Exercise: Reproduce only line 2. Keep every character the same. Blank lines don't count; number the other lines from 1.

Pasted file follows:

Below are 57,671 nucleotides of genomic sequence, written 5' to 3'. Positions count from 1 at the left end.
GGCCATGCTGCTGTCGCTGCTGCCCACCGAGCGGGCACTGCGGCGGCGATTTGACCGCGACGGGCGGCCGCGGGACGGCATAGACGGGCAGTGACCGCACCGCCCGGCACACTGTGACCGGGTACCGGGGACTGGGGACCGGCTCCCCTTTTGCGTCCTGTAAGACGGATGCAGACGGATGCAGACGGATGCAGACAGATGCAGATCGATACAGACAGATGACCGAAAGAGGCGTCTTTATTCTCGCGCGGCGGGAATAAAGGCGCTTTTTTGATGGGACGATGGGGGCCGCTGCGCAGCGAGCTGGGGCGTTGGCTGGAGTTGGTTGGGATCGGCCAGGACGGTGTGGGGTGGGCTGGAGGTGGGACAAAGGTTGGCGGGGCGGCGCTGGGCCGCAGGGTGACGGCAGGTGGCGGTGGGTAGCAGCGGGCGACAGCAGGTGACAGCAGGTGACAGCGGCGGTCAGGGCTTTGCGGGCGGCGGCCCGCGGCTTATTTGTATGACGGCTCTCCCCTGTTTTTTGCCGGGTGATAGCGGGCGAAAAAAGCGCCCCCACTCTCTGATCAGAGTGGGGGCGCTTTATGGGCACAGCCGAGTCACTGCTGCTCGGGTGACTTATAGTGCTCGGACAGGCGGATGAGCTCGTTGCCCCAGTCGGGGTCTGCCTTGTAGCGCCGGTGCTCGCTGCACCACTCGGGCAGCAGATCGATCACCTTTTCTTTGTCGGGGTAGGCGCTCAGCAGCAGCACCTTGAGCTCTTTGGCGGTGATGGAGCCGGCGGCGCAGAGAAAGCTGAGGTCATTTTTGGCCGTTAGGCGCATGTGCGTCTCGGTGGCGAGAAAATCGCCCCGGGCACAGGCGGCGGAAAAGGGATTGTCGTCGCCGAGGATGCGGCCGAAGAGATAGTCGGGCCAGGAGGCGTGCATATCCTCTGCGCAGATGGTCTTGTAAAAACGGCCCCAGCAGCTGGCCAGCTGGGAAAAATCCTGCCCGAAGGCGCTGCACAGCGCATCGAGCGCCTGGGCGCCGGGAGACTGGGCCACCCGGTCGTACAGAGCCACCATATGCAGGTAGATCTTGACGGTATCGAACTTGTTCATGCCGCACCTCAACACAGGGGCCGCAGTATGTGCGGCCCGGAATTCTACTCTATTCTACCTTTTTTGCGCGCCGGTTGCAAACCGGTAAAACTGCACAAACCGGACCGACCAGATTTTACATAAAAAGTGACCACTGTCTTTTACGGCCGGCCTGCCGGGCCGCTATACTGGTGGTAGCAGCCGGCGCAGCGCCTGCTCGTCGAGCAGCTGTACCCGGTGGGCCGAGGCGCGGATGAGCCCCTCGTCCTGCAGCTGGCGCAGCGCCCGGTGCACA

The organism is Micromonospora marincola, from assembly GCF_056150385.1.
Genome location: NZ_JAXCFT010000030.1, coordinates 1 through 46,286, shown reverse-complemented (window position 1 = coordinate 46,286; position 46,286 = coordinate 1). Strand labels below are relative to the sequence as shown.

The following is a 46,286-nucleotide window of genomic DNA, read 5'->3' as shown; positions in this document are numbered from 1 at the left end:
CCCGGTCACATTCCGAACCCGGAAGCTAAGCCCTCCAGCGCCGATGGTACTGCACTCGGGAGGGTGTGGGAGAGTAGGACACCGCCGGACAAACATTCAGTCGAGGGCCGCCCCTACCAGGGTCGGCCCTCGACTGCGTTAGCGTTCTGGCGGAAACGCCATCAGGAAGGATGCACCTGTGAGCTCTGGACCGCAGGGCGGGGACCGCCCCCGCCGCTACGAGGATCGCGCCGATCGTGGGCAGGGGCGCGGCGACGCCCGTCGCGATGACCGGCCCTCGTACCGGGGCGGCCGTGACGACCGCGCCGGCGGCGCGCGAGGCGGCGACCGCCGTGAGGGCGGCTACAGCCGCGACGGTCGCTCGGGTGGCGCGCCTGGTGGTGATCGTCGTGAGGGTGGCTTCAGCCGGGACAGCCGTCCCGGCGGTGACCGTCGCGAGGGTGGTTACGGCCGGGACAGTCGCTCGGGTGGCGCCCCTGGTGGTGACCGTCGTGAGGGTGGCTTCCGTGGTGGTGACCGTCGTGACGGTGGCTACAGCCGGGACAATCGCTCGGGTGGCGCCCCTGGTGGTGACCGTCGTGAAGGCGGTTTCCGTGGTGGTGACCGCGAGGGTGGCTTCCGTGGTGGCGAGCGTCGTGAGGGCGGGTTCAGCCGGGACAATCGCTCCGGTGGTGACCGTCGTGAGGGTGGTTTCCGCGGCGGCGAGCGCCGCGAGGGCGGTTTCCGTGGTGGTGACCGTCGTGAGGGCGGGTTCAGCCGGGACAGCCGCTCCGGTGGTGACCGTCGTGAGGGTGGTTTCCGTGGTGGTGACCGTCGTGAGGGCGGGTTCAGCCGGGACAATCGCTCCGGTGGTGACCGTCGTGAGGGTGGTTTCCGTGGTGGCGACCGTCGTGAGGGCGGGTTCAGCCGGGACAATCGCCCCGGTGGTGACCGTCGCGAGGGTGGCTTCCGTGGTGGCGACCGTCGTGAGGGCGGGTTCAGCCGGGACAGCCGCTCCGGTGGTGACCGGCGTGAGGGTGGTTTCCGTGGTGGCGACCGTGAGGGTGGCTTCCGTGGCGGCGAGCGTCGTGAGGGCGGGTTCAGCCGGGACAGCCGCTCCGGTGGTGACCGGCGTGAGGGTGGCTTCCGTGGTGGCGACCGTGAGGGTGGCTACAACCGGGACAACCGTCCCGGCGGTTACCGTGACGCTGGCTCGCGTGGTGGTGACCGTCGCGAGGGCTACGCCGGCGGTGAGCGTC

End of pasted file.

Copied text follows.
GGCCATGCTGCTGTCGCTGCTGCCCACCGAGCGGGCACTGCGGCGGCGATTTGACCGCGACGGGCGGCCGCGGGACGGCATAGACGGGCAGTGACCGCACCGCCCGGCACACTGTGACCGGGTACCGGGGACTGGGGACCGGCTCCCCTTTTGCGTCCTGTAAGACGGATGCAGACGGATGCAGACGGATGCAGACAGATGCAGATCGATACAGACAGATGACCGAAAGAGGCGTCTTTATTCTCGCGCGGCGGGAATAAAGGCGCTTTTTTGATGGGACGATGGGGGCCGCTGCGCAGCGAGCTGGGGCGTTGGCTGGAGTTGGTTGGGATCGGCCAGGACGGTGTGGGGTGGGCTGGAGGTGGGACAAAGGTTGGCGGGGCGGCGCTGGGCCGCAGGGTGACGGCAGGTGGCGGTGGGTAGCAGCGGGCGACAGCAGGTGACAGCAGGTGACAGCGGCGGTCAGGGCTTTGCGGGCGGCGGCCCGCGGCTTATTTGTATGACGGCTCTCCCCTGTTTTTTGCCGGGTGATAGCGGGCGAAAAAAGCGCCCCCACTCTCTGATCAGAGTGGGGGCGCTTTATGGGCACAGCCGAGTCACTGCTGCTCGGGTGACTTATAGTGCTCGGACAGGCGGATGAGCTCGTTGCCCCAGTCGGGGTCTGCCTTGTAGCGCCGGTGCTCGCTGCACCACTCGGGCAGCAGATCGATCACCTTTTCTTTGTCGGGGTAGGCGCTCAGCAGCAGCACCTTGAGCTCTTTGGCGGTGATGGAGCCGGCGGCGCAGAGAAAGCTGAGGTCATTTTTGGCCGTTAGGCGCATGTGCGTCTCGGTGGCGAGAAAATCGCCCCGGGCACAGGCGGCGGAAAAGGGATTGTCGTCGCCGAGGATGCGGCCGAAGAGATAGTCGGGCCAGGAGGCGTGCATATCCTCTGCGCAGATGGTCTTGTAAAAACGGCCCCAGCAGCTGGCCAGCTGGGAAAAATCCTGCCCGAAGGCGCTGCACAGCGCATCGAGCGCCTGGGCGCCGGGAGACTGGGCCACCCGGTCGTACAGAGCCACCATATGCAGGTAGATCTTGACGGTATCGAACTTGTTCATGCCGCACCTCAACACAGGGGCCGCAGTATGTGCGGCCCGGAATTCTACTCTATTCTACCTTTTTTGCGCGCCGGTTGCAAACCGGTAAAACTGCACAAACCGGACCGACCAGATTTTACATAAAAAGTGACCACTGTCTTTTACGGCCGGCCTGCCGGGCCGCTATACTGGTGGTAGCAGCCGGCGCAGCGCCTGCTCGTCGAGCAGCTGTACCCGGTGGGCCGAGGCGCGGATGAGCCCCTCGTCCTGCAGCTGGCGCAGCGCCCGGTGCACA